Okay, here’s some context. Half of my lifetime ago (13 years to be exact), I went on a long road trip with my parents which included time in Yellowstone and a quick drive through Grand Teton National Park. It was my goal on that trip to see a bull moose, AKA a man moose with a big rack.
We saw a lot of cool things, but the closest I got to seeing a man moose was seeing a girl moose – she just looked like an overgrown horse.
Since then, I’ve always wanted to see one and thought my best shot would be when I went to Banff and Jasper National Parks in Canada last year. In case you don’t know, videos online that show moose walking down main roads are usually recorded in Canada.
Even my time in Canada didn’t produce a man moose.
This year, Matt and I went camping in Yellowstone, 13 years later (to the week). I specifically told Matt that if he didn’t help me plan (or really if he didn’t intervene), the whole trip would be one big moose hunt. He did help a bit, but it’s fair to say that much of what we did (or had on the list to potentially do) was directly related to me finding a moose.
Since the odds are much higher in Grand Teton, we rolled out of our tent early in the morning and made the 2 hour drive to Jenny Lake. I went straight to the ranger station and asked for info on the best place to see a bull moose. The ranger circled multiple points on a map, with the most likely one being preceded by a … “if you’re up for a hike…”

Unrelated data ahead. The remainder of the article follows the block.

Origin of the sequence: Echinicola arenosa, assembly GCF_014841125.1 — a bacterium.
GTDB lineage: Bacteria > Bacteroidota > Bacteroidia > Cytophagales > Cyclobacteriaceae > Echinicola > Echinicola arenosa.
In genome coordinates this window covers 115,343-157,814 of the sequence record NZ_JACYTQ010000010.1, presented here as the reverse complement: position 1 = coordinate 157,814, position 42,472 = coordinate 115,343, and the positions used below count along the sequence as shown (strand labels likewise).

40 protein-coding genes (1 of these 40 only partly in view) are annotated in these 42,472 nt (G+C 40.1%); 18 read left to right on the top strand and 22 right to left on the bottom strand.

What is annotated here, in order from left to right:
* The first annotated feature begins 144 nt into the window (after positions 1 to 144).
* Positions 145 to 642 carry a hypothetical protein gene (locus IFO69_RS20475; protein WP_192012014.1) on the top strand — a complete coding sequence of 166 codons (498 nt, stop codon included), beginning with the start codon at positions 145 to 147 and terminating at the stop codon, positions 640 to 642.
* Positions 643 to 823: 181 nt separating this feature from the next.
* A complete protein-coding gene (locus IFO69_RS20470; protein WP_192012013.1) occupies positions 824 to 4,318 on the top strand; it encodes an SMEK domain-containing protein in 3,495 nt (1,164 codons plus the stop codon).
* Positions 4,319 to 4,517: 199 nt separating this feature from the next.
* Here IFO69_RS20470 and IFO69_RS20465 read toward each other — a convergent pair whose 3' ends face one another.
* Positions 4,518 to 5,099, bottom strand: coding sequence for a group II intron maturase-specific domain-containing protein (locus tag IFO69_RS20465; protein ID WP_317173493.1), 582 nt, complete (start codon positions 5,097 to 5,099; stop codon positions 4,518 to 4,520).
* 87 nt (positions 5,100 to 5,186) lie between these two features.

We took the boat across Jenny Lake and started the trek. The first mile was pretty much straight up hill and very exhausting. We had just come to the flat-ish part when we noticed that there were a lot of people stopped. There was a little brown bear batting a tree directly on the trail!
Matt grabbed the bear spray and we waited for a mama bear to show up and for the little guy to get off the trail. She never showed, so we hustled through that section of the trail. (As an aside, there are no pictures of this event. Every bear I have ever seen was at a much safer distance and I was very nervous. Matt was busy holding the bear spray.)
We planned to turn around when we got to the fork at 4.5 miles. Right around 4.3 miles, someone coming down the trail stopped us and said there was a bull moose 2-3 minutes up the right fork of the trail.
I started jogging uphill which lasted for about 18 seconds. Then I walked very fast and we went about .5 miles into the fork and there was no moose to be seen. Of course, everyone coming down the trail was talking about how they had seen all kinds of moose on their way up that morning – bulls, mamas, babies, everything!
I was sorely disappointed and also very grumpy and defeated. We went back to the fork and took a break before heading back down the trail. About 2.5-3 miles back down the trail, another group told us there were two bull moose in the water.
YESSSSS! I was immediately more upbeat and starting fast-walking.
In the water.
I did some silent screaming and some excited dancing/flailing on the trail and then we watched them for 45+ minutes. It was perfect!
The end of the hike was back to the lake and then a bit more around the lake to get to the parking lot. We hiked 12.5 miles in all!
We went by the same bear on the way down (turns out it was a juvenile black bear with no mom) and saw another black bear a couple miles around the lake. I was very tired and very hot and very thirsty and very hungry when we got back, but hey, I saw a man moose!